Announcement

Collapse
No announcement yet.

New Health Care Reform Guidance

Collapse
X
  • Filter
  • Time
  • Show
Clear All
new posts

  • New Health Care Reform Guidance

    The EBSA website contains a series of links to guidance on implementation of health care reform. A new FAQ release addresses a number of issues including automatic enrollment requirements, mental health parity rules and disclosure and nondiscrimination requirements. The guidance is available here.

    Of particular interest is another insight on retaining a plan's grandfathered status:
    Q7: My plan terms include out-of-pocket spending limits that are based on a formula (a fixed percentage of an employee’s prior year compensation). If the formula stays the same, but a change in earnings results in a change to the out-of-pocket limits such that the change exceeds the thresholds allowed under paragraph (g)(1) of the interim final regulations relating to grandfathered health plans, will my plan relinquish grandfather status?

    No. The Departments have determined that if a plan or coverage has a fixed-amount cost-sharing requirement other than a copayment (for example, a deductible or out-of-pocket limit) that is based on a percentage-of-compensation formula, that cost-sharing arrangement will not cause the plan or coverage to cease to be a grandfathered health plan as long as the formula remains the same as that which was in effect on March 23, 2010. Accordingly, if the percentage-of-compensation formula for determining an out-of-pocket limit is unchanged and an employee’s compensation increases, then the employee could face a higher out-of-pocket limit, but that change would not cause the plan to relinquish grandfather status.
    And also, I found interesting a couple of points on disclosure requirements. First, the new requirements regarding disclosure of modifications to the plan are not effective just now, as a reading of statute clearly indicates. But the existing rules for disclosure of material modifications to a plan remain in effect. That is perhaps not particularly surprising, but it bears noting.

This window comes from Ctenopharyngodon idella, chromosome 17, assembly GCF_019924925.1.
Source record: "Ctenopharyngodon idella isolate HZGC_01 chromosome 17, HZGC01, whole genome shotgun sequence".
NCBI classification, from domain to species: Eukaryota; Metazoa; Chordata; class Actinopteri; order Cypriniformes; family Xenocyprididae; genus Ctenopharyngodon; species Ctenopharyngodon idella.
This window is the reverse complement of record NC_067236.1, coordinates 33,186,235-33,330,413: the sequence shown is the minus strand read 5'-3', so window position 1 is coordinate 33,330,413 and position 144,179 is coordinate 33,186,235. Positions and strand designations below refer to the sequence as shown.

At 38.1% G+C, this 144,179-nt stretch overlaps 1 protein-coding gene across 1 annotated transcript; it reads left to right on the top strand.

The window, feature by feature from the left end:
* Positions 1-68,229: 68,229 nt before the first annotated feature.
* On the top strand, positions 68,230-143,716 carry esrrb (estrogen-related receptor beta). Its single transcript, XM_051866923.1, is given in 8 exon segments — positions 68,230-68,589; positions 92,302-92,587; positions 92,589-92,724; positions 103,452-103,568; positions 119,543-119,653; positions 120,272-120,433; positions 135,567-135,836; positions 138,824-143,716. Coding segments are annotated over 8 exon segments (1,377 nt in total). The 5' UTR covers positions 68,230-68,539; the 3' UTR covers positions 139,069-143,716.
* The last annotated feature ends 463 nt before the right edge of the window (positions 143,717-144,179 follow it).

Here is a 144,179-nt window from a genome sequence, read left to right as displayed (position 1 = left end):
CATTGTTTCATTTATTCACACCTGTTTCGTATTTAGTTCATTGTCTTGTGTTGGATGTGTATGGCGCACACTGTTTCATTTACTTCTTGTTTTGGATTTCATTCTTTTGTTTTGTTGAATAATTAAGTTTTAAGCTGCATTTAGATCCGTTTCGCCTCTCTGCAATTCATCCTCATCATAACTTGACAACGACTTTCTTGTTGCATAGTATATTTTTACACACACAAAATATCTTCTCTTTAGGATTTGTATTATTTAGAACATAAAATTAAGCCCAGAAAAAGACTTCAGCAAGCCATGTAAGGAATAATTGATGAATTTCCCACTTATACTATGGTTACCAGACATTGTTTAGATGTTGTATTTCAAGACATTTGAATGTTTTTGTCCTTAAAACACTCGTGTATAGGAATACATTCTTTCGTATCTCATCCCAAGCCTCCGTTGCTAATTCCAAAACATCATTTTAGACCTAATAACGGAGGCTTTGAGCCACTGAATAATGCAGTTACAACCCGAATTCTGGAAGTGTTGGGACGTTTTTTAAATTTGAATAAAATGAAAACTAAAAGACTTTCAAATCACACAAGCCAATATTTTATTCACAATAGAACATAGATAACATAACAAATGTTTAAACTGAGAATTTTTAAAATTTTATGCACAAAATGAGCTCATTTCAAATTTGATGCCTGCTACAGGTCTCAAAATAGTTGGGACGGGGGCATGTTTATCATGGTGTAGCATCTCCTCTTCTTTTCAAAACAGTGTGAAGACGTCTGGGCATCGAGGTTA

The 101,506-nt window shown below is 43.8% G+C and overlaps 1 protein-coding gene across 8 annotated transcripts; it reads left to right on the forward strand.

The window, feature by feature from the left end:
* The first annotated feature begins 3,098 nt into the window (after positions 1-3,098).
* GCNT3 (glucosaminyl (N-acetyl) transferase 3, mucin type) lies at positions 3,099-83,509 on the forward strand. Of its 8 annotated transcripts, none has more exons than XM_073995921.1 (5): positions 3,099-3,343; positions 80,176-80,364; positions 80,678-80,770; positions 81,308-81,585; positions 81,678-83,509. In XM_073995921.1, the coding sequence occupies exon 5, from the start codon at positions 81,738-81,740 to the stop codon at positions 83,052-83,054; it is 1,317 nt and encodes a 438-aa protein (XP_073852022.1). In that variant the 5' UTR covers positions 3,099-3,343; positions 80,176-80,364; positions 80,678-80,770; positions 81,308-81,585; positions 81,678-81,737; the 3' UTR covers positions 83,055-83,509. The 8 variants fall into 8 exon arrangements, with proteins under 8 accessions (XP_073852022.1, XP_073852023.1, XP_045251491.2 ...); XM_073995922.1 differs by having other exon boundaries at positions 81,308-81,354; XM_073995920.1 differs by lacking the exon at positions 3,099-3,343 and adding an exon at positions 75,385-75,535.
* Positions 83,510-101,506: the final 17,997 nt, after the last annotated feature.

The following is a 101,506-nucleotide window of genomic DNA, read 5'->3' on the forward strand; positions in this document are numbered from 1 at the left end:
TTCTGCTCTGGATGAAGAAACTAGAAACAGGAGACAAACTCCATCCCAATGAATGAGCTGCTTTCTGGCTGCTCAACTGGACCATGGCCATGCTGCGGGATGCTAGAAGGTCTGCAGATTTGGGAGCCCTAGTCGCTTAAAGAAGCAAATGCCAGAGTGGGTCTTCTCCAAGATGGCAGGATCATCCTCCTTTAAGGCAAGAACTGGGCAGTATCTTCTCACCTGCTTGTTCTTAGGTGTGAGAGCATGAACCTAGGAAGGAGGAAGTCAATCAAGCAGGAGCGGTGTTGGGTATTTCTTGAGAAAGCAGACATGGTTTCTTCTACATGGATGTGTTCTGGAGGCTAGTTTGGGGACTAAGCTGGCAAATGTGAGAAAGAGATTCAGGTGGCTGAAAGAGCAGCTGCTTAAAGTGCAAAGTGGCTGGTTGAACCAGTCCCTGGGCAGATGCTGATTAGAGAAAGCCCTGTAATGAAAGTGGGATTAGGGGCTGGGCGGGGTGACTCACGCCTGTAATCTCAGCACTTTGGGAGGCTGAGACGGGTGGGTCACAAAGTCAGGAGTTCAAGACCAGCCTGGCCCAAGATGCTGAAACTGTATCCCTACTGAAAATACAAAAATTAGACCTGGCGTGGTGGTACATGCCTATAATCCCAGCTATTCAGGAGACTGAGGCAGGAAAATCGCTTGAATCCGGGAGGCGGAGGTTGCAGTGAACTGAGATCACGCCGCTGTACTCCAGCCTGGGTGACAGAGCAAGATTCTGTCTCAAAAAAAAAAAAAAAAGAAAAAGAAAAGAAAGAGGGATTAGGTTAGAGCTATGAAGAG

Second, the agencies are of the opinion that medical necessity criteria constitute plan information for purposes of ERISA Section 104(b).

    Q10: I was denied benefits for mental health treatment by my plan because the plan determined that the treatment was not medically necessary. I requested and received a copy of the criteria for medical necessity determinations for mental health and substance use disorder treatment, and the reason for denial. I think my plan is applying medical necessity standards more strictly to benefits for mental health and substance use disorder treatment than for medical/surgical benefits. How can I obtain information on the medical necessity criteria used for medical/surgical benefits?

    Under ERISA, documents with information on the medical necessity criteria for both medical/surgical benefits and mental health/substance use disorder benefits are plan documents, and copies of plan documents must be furnished within 30 days of your request. See ERISA regulations at 29 CFR 2520.104b-1. Additionally, if a provider or other individual is acting as a patient’s authorized representative in accordance with the Department of Labor’s claims procedure regulations at 29 CFR 2560.503-1, the provider or other authorized representative may request these documents. If your plan is not subject to ERISA (for example, a plan maintained by a State or local government), you should check with your plan administrator.
    This inclusion of medical necessity criteria in the scope of "plan information" subject to disclosure requirements warrants review of these procedures and the availability of documents containing this criteria upon request.
    Harmon & Major, P.A.
    Greenville, SC
    Health Plan Law
Working...
X